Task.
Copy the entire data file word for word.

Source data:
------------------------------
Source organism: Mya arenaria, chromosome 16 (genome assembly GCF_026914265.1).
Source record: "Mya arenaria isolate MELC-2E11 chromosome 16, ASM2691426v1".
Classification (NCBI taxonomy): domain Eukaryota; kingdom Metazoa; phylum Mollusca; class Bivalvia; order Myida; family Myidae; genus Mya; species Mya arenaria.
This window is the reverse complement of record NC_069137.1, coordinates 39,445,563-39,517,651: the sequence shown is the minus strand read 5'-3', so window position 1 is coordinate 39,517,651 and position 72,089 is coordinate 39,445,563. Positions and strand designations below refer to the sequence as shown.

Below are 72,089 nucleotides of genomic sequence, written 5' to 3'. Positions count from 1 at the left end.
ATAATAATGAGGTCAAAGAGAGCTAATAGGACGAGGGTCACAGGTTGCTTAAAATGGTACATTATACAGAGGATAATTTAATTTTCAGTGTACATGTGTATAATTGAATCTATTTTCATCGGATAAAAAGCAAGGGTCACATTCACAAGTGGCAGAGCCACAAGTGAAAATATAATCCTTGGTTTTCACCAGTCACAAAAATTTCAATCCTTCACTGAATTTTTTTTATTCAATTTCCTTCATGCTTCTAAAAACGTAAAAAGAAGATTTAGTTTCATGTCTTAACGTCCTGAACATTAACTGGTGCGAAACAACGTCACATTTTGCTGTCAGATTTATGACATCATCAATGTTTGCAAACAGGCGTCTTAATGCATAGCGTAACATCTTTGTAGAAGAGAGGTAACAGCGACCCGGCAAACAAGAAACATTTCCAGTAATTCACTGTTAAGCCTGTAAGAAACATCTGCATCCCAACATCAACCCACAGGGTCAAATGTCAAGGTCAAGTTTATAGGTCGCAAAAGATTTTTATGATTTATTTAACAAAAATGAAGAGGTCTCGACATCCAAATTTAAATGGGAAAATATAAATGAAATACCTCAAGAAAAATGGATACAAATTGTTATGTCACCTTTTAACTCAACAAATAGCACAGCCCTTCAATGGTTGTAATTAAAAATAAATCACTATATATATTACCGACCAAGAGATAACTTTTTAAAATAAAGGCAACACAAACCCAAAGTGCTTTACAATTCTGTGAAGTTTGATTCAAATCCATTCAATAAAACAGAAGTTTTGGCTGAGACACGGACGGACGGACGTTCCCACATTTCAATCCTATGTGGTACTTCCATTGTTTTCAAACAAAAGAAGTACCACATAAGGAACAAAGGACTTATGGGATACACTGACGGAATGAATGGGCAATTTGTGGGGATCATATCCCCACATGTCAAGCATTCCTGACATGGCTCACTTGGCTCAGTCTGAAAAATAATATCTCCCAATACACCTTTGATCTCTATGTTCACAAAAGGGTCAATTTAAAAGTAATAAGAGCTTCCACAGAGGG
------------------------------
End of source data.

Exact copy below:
Source organism: Mya arenaria, chromosome 16 (genome assembly GCF_026914265.1).
Source record: "Mya arenaria isolate MELC-2E11 chromosome 16, ASM2691426v1".
Classification (NCBI taxonomy): domain Eukaryota; kingdom Metazoa; phylum Mollusca; class Bivalvia; order Myida; family Myidae; genus Mya; species Mya arenaria.
This window is the reverse complement of record NC_069137.1, coordinates 39,445,563-39,517,651: the sequence shown is the minus strand read 5'-3', so window position 1 is coordinate 39,517,651 and position 72,089 is coordinate 39,445,563. Positions and strand designations below refer to the sequence as shown.

Below are 72,089 nucleotides of genomic sequence, written 5' to 3'. Positions count from 1 at the left end.
ATAATAATGAGGTCAAAGAGAGCTAATAGGACGAGGGTCACAGGTTGCTTAAAATGGTACATTATACAGAGGATAATTTAATTTTCAGTGTACATGTGTATAATTGAATCTATTTTCATCGGATAAAAAGCAAGGGTCACATTCACAAGTGGCAGAGCCACAAGTGAAAATATAATCCTTGGTTTTCACCAGTCACAAAAATTTCAATCCTTCACTGAATTTTTTTTATTCAATTTCCTTCATGCTTCTAAAAACGTAAAAAGAAGATTTAGTTTCATGTCTTAACGTCCTGAACATTAACTGGTGCGAAACAACGTCACATTTTGCTGTCAGATTTATGACATCATCAATGTTTGCAAACAGGCGTCTTAATGCATAGCGTAACATCTTTGTAGAAGAGAGGTAACAGCGACCCGGCAAACAAGAAACATTTCCAGTAATTCACTGTTAAGCCTGTAAGAAACATCTGCATCCCAACATCAACCCACAGGGTCAAATGTCAAGGTCAAGTTTATAGGTCGCAAAAGATTTTTATGATTTATTTAACAAAAATGAAGAGGTCTCGACATCCAAATTTAAATGGGAAAATATAAATGAAATACCTCAAGAAAAATGGATACAAATTGTTATGTCACCTTTTAACTCAACAAATAGCACAGCCCTTCAATGGTTGTAATTAAAAATAAATCACTATATATATTACCGACCAAGAGATAACTTTTTAAAATAAAGGCAACACAAACCCAAAGTGCTTTACAATTCTGTGAAGTTTGATTCAAATCCATTCAATAAAACAGAAGTTTTGGCTGAGACACGGACGGACGGACGTTCCCACATTTCAATCCTATGTGGTACTTCCATTGTTTTCAAACAAAAGAAGTACCACATAAGGAACAAAGGACTTATGGGATACACTGACGGAATGAATGGGCAATTTGTGGGGATCATATCCCCACATGTCAAGCATTCCTGACATGGCTCACTTGGCTCAGTCTGAAAAATAATATCTCCCAATACACCTTTGATCTCTATGTTCACAAAAGGGTCAATTTAAAAGTAATAAGAGCTTCCACAGAGGG